Doesn't that happen even with the constraints that you say we have placed on the art?

We construct social, political and other strangulations around every art, including Carnatic music, that makes it much harder for artistic explosion to happen. Yet, it happens. Remove those constraints and it will happen with ease. Isn't that better for art and the society? 

Blankness means you are totally aware. You are aware of every little movement or stillness and are constantly interacting with it. There is nothing pre-conditioned. There is nothing that is already programmed

Why do you think these constraints are placed in the first place?

To be in control. Why will I want to be in a state where I don't have control over my audience? We have made sure that the music is a reiterating mechanism, which ensures that our (the holding community’s) sense of culture and religion is constantly impressed/hammered down. In such a state, art needs to struggle to flower and occasionally emerges in spite of this socio-cultural box.

By also terming art experience as spiritual and/or happening only once in a while, we miss the whole point of art itself. We don't want to always be in the moment of art. The Carnatic world has collectively put the music and us in a bind, even though we know sub-consciously that the music occurs only when it breaks free. Let me clarify that I am not speaking here about the grammar of the music. That is a different subject all together and involves a serious discussion on musicology, oral/written traditions, form, structure etc.

Has your music changed because of all of this?

Yes. The first thing that changed with me was my music.

What changed?

Shades of what exists in my music today existed earlier as well. But I wasn’t conscious about that. An example is the kaalapramanam (tempo). If you listen to my older recordings where I used to sing what I would call "machismo music", you will still find phases or shades that were unusual for that kind of singing. The idea of pulling something down in the speed and therefore changing the experience, was something I had experimented with even back then without being fully aware that I was doing so. A lot of self-awareness is also about slowing down the mind. When that happens you internalize and clarity emerges.

I consciously started questioning the way I was presenting art on stage. This happened very organically. I was on stage one day when I wanted to sing neraval in the Kaanada varnam. I struggled. I came back and worked on it. The technique of singing neraval for a varnam and kirtanam are very different and I had not realized it until then.

Then I started reflecting on the idea of form and presentation. What experience am I giving myself and others? What is the role of form and presentation at the points where the most beautiful experiences happen? Are they not deconstructed at those points? What then is their role? Are they fluid? Questions began cascading. Soon I realized that every question was technical, philosophical, sociological and political.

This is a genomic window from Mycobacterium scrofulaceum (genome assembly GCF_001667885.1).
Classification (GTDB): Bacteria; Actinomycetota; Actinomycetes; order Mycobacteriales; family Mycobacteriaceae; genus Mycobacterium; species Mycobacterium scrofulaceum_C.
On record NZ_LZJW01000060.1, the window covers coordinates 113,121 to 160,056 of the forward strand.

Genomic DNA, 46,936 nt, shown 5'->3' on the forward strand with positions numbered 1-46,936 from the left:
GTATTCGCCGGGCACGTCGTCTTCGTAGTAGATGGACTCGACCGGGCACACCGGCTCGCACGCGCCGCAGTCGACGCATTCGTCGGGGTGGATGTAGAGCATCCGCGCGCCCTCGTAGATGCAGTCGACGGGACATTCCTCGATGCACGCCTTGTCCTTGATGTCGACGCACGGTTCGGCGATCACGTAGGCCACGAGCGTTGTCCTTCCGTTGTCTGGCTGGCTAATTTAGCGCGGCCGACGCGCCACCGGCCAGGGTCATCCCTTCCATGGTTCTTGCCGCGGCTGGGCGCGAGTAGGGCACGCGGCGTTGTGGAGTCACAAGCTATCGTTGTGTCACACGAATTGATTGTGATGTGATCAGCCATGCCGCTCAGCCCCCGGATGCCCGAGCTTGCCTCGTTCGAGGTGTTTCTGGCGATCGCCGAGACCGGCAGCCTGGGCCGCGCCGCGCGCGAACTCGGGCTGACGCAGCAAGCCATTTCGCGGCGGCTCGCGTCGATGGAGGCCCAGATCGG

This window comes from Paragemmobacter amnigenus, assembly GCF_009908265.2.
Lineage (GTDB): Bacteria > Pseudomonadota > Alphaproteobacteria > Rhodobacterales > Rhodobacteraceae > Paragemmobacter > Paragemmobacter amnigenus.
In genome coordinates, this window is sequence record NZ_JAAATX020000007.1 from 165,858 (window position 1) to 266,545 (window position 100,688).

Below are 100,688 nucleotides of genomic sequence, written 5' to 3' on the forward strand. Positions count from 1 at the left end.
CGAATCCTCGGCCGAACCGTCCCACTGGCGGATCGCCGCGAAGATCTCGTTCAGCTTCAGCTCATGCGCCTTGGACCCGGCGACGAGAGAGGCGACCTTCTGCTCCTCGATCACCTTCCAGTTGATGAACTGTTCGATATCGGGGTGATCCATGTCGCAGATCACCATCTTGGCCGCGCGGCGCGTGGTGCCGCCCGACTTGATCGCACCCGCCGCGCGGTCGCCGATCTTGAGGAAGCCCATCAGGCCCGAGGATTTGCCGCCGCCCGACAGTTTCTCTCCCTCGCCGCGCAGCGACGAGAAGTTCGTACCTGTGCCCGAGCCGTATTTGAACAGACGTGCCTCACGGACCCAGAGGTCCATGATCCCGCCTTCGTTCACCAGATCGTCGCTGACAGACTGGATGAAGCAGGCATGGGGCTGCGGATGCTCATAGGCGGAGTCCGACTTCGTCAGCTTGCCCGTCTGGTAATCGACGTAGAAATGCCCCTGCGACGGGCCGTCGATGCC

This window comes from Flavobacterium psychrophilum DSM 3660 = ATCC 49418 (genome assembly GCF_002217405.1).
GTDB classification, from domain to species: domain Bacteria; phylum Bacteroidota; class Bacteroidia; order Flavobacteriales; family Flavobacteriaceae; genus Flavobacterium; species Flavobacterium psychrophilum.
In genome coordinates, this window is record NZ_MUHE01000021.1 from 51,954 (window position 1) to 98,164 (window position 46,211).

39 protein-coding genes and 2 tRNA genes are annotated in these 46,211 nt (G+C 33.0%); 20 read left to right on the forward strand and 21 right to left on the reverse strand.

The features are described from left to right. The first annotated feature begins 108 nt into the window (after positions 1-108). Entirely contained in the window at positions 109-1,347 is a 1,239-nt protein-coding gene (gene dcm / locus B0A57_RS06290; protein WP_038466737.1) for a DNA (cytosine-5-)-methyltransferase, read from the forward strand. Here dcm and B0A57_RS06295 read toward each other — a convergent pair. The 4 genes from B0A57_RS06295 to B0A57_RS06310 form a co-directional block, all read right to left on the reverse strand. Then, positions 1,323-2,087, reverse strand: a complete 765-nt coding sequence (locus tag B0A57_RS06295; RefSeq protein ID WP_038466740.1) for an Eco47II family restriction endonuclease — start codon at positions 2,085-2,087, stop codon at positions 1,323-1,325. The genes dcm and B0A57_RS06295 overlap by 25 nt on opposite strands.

I sing a todi raga alapana. I then sing a composition in todi. In the alapana I make sure that I use raga phrases found in the ensuing composition. Then what? I use my voice to move around the Todi playing field . All of this is wonderful. But to me, this is still a superficial conversation. How do I truly enter Todi ? When I start thinking along these lines, fascinating things happen.

For me, musicology was experientially transformational. My research into history made me change the way I was perceiving form and grammar. Usually you don’t link musical experience with its study. One is deemed academic and the other practical. For me, they were parts of larger questions. From this awareness the flexibility I was able to get out of a raga was unimaginable. The performative became irrelevant. The fundamental question that emerged was “Am I going to trap an art in its performative”?

Did you find freedom at the end of it?

Yes. But we have to remember that rules and signposts are two different things.  Art, to me, can only have signposts. But the problem is that we think of signposts as rules.

In our musical journey, after a certain point, we have to go beyond technicalities like “can we sing this phrasing or not?” or “can I employ a 6 here instead of a 7?”. Technicalities are of course important. But, we have to also ask far more fundamental questions about the art, those that we accept as sacrosanct or are scared of. That is where you encounter the rules that you don’t speak about but just believe and follow. Some of them need to removed and others re-discovered as signposts.

A unique concert featuring Carnatic vocalist TM Krishna in collaboration wth The Jogappas, a trans-gender community of musicians. This concert, Aikya Mumbai was presented at Sitara Studio by First Edition Arts and the Solidarity Foundation as the finale for Karnatic Modern a series featuring TM Krishna with co musicians and collaborators in Mumbai

Can you give us an example?

Let us take the concert experience for example. We all have an idea of what it is and what leads to it. What if we collapsed it? When that happens we struggle. Both the listener and the performer do not know what to take from this. We have very little to hold on to, reiterate or comforting. We are left with a sense of incompleteness. But is the music incomplete? If not, why do I still feel as if something was unfinished. We all need to think about this, because deep-seated in this discussion are things about ourselves that we would rather avoid facing.

Let us just remove the idea that there should be something that emerges from the performative. Does the music still exist after you do that? The freedom you can create in your mind both as a catalyst and the receiver is unfathomable.